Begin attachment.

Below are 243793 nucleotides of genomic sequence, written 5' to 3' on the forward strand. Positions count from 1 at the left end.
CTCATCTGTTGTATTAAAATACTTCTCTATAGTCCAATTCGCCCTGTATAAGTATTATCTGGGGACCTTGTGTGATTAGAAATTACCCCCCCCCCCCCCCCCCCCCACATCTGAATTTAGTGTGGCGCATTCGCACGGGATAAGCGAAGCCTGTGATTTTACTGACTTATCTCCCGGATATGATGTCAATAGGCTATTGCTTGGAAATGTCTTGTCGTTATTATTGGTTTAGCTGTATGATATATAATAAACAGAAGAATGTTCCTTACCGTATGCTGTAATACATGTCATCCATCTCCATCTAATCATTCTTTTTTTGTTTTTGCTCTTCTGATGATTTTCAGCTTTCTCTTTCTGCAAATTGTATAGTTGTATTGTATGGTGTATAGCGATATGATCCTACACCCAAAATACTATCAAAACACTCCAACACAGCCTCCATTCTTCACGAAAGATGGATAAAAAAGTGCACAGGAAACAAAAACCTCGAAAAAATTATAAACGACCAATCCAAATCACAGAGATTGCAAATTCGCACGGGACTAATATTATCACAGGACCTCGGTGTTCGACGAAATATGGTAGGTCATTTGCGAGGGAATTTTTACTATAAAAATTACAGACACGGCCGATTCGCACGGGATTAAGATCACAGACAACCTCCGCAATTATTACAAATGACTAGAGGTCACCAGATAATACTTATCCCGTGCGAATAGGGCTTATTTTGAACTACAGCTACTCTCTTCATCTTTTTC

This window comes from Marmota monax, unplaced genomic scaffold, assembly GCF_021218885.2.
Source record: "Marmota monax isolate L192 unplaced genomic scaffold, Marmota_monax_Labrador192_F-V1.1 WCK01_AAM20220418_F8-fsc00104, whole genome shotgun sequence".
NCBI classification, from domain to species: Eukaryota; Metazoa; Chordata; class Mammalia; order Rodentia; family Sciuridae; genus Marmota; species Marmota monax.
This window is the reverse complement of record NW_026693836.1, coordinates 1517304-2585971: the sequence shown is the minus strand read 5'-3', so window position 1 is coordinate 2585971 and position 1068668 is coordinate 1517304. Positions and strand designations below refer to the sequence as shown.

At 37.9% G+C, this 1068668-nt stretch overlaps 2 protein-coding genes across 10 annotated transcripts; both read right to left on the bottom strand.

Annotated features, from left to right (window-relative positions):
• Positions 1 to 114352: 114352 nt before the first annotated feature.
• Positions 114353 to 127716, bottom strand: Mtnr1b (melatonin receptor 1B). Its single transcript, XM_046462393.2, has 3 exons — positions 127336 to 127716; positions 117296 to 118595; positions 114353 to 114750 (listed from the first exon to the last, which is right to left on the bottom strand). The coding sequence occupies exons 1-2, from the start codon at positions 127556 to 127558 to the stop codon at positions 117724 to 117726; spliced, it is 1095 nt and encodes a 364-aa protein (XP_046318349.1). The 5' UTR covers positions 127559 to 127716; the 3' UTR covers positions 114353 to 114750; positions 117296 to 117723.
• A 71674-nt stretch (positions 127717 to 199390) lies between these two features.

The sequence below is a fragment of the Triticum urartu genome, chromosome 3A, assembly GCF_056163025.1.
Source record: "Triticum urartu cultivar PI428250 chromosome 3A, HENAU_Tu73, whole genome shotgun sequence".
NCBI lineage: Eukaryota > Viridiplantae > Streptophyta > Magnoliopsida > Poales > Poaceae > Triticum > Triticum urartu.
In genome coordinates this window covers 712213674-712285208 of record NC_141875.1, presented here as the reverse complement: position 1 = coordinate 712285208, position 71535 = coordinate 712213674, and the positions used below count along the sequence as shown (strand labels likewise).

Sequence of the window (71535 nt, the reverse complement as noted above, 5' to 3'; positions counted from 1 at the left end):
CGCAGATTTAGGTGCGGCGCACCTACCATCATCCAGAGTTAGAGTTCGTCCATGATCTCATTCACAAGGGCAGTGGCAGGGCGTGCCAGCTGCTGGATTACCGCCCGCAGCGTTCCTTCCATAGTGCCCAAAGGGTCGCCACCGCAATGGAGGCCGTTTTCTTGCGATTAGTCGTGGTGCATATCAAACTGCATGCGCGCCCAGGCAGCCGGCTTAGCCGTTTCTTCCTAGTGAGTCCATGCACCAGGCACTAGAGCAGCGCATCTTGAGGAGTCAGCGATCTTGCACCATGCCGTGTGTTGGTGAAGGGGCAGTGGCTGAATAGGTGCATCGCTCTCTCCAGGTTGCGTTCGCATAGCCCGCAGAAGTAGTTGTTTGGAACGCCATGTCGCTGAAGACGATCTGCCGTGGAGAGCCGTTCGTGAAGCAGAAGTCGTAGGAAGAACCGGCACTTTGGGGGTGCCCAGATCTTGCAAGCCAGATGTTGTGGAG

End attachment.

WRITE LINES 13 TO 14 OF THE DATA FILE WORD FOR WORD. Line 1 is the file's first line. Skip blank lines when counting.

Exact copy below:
Source record: "Triticum urartu cultivar PI428250 chromosome 3A, HENAU_Tu73, whole genome shotgun sequence".
NCBI lineage: Eukaryota > Viridiplantae > Streptophyta > Magnoliopsida > Poales > Poaceae > Triticum > Triticum urartu.